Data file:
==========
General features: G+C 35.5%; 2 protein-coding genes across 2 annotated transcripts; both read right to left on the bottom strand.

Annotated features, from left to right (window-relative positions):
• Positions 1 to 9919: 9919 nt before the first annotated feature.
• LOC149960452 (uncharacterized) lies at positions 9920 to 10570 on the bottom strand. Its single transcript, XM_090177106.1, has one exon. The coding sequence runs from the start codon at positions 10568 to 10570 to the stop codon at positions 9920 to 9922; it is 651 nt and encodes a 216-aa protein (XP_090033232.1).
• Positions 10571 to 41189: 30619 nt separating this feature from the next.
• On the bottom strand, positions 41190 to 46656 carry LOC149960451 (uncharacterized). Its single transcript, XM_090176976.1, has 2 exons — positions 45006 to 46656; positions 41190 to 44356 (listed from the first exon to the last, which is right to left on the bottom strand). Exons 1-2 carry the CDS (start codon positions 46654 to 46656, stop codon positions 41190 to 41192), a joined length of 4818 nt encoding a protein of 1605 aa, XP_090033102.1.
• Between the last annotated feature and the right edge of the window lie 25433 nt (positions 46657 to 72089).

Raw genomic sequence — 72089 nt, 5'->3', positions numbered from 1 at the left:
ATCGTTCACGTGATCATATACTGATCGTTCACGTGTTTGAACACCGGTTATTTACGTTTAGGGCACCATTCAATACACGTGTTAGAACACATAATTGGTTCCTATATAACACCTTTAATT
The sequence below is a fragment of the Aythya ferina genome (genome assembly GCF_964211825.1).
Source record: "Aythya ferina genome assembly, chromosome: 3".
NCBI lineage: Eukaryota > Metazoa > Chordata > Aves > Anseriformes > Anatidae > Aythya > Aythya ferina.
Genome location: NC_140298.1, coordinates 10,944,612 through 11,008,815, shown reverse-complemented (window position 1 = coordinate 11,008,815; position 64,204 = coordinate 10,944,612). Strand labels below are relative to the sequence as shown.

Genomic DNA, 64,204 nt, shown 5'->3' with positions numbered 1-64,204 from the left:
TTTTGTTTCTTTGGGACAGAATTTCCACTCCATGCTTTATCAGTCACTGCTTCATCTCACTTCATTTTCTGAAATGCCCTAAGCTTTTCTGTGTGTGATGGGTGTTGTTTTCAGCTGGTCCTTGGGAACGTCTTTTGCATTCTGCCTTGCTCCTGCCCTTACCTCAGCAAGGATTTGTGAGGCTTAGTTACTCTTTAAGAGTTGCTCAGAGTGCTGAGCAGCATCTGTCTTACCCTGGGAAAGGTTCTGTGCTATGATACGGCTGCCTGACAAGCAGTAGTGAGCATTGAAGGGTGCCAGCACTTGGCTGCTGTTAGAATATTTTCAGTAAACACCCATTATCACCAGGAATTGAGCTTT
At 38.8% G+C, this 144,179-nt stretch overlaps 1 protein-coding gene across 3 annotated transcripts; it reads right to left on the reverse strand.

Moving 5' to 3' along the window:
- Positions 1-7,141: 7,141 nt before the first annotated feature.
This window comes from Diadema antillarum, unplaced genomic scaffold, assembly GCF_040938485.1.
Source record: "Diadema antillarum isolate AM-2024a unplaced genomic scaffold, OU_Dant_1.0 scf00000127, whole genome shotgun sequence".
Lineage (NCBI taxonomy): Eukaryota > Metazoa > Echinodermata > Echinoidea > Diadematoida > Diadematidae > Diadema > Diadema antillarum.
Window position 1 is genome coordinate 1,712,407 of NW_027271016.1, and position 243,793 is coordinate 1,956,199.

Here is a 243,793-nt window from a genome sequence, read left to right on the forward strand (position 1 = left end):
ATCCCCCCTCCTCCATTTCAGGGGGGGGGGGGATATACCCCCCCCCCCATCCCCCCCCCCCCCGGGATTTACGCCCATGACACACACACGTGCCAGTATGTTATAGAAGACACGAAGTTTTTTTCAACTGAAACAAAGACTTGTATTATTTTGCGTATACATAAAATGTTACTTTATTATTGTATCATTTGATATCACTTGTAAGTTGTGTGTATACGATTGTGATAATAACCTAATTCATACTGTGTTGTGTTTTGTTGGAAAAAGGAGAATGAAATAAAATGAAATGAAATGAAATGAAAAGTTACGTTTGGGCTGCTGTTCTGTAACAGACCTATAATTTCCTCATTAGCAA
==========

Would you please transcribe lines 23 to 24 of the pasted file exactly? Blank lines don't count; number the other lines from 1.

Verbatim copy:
Here is a 243,793-nt window from a genome sequence, read left to right on the forward strand (position 1 = left end):
ATCCCCCCTCCTCCATTTCAGGGGGGGGGGGGATATACCCCCCCCCCCATCCCCCCCCCCCCCGGGATTTACGCCCATGACACACACACGTGCCAGTATGTTATAGAAGACACGAAGTTTTTTTCAACTGAAACAAAGACTTGTATTATTTTGCGTATACATAAAATGTTACTTTATTATTGTATCATTTGATATCACTTGTAAGTTGTGTGTATACGATTGTGATAATAACCTAATTCATACTGTGTTGTGTTTTGTTGGAAAAAGGAGAATGAAATAAAATGAAATGAAATGAAATGAAAAGTTACGTTTGGGCTGCTGTTCTGTAACAGACCTATAATTTCCTCATTAGCAA